Interior Roof Vent Adapter

Mod: Roof Vent – Part Two

Installation of a roof vent in my 2016 Ford Transit requires support adapters, both on the inside and outside of the van. This interior adapter is made of wood and will be connected to the vent by means of bolts and nuts.


Project Roof Vent Content

Exterior Adapter
Interior Adapter
Stealthy Flange
MaxxAir 6200K Roof Vent


What You’ll Learn:

  • How to create support for the roof vent.
  • Basic woodworking skills.

What You’ll Use:

  • Tablesaw or Handsaw.
  • Bandsaw or Scrollsaw.
  • Beltsander or Sandpaper.
  • Router.
  • Chisel.
  • Clamps.
  • Paintbrush.
  • Compass.

What You’ll Need:

  • Polyurethane.
  • Woodglue.

Approximate Duration: 5 hours.


Considerations

Like many of the vans that are on the market today, the Ford Transit has a corrugated roof, that is awkwardly sized and not in line with the standard sized RV roof vents. Third party adapters are available to make the job easier, but these don’t fit the popular location between the two rear ceiling braces.
The MaxxAir vent is designed for a minimum roof thickness of 1-1/8 inch (and a maximum of 6-1/2 inch). This wooden adapter helps to build up to an acceptable thickness at the ceiling opening. I used some leftover pine to construct the frame and made many trips to and from the van, to check and fit the pieces.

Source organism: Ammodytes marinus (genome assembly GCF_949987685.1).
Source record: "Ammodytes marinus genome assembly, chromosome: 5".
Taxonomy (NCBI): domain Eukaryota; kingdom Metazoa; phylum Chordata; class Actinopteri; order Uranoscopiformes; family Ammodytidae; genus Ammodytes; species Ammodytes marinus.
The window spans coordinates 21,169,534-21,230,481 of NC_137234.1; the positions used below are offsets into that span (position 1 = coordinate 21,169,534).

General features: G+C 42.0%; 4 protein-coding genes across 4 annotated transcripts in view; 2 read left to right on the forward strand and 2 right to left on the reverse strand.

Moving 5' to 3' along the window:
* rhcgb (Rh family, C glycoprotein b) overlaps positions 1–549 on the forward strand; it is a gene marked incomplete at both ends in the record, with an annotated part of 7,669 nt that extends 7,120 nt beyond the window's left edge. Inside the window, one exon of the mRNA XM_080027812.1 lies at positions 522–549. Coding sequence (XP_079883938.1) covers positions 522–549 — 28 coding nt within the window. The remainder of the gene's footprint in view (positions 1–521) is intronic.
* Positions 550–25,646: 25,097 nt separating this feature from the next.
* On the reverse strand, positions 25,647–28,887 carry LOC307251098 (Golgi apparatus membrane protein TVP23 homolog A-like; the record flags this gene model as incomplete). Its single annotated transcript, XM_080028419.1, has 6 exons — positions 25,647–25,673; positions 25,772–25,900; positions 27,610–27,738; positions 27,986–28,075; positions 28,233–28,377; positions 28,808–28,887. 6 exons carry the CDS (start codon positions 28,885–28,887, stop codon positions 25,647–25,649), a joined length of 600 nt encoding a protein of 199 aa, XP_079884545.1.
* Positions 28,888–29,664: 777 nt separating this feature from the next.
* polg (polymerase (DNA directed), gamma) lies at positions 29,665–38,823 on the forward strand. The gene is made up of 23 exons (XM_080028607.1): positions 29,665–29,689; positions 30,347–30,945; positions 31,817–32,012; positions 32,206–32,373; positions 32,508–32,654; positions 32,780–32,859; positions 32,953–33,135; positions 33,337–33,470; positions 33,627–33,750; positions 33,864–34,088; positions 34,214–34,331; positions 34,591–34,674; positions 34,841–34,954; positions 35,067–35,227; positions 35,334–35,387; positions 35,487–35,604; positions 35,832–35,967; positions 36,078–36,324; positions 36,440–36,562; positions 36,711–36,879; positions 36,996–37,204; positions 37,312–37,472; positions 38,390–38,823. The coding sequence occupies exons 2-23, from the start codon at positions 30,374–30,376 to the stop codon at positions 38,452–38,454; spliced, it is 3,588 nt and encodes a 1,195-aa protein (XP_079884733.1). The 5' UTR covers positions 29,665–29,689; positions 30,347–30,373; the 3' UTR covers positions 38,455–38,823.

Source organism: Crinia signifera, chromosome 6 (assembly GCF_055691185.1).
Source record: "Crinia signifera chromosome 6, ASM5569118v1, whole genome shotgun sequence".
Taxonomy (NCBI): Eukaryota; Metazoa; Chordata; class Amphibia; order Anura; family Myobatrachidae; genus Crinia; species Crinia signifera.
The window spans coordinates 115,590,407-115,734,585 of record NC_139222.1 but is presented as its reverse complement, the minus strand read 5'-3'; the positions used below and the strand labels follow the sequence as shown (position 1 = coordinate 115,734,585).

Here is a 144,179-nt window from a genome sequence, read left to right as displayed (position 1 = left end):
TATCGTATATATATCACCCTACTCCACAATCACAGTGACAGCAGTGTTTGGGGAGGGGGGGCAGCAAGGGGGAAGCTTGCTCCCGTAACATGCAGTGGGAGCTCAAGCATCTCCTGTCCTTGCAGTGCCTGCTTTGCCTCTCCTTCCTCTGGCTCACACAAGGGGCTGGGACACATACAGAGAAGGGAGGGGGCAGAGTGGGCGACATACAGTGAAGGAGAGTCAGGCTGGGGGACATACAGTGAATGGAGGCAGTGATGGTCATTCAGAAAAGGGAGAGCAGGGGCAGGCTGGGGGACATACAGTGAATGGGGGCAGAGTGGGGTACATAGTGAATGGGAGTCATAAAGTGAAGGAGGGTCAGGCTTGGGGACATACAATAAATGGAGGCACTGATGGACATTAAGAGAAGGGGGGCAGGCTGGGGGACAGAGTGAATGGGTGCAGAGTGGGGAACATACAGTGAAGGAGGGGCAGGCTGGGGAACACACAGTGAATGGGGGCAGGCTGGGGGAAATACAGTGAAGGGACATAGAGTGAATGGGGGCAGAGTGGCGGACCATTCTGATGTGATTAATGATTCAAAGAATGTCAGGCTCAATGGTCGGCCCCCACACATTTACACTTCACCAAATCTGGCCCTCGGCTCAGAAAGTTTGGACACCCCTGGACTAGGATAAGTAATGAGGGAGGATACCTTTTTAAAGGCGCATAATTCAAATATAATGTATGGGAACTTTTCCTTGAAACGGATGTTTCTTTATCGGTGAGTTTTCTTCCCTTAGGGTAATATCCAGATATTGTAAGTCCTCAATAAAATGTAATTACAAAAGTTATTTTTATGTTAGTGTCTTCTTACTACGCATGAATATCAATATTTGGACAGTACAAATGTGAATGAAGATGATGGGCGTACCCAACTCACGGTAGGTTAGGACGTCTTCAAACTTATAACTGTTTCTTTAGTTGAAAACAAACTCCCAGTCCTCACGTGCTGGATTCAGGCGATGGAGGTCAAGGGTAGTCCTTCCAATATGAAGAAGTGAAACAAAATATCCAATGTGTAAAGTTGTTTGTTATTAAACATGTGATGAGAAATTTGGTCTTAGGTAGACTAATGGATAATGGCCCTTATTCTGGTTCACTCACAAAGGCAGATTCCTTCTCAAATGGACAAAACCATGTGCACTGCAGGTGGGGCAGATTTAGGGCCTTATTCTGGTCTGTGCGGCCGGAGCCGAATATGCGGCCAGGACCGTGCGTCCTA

The Project

  • I use four pieces of wood 1” x 1¼” x 16½“.
  • Scribe the roof edge onto the wood with a compass.
  • Then cut the wood on a bandsaw or scrollsaw.
  • Sand as necessary.
  • Route the profile of the ceiling brace into the wood.
  • Cut the lap joints on all the pieces.
  • Use wood glue to put the frame together.
  • Fit the workpiece constantly, to avoid major mistakes.
  • I give it a couple of coats of polyurethane for protection.


Conclusion

A simple project that can be made with simple hand tools, but having access to some woodworking machinery will make life a lot easier and more exact.


Other projects of this Van Conversion:



Disclaimer:
I’m just a DIY’er with a lot of common sense, but with some of the projects I do use some tools and materials, when you really have to know, what you’re doing. Always read the manual and consult an expert if you’re in doubt.

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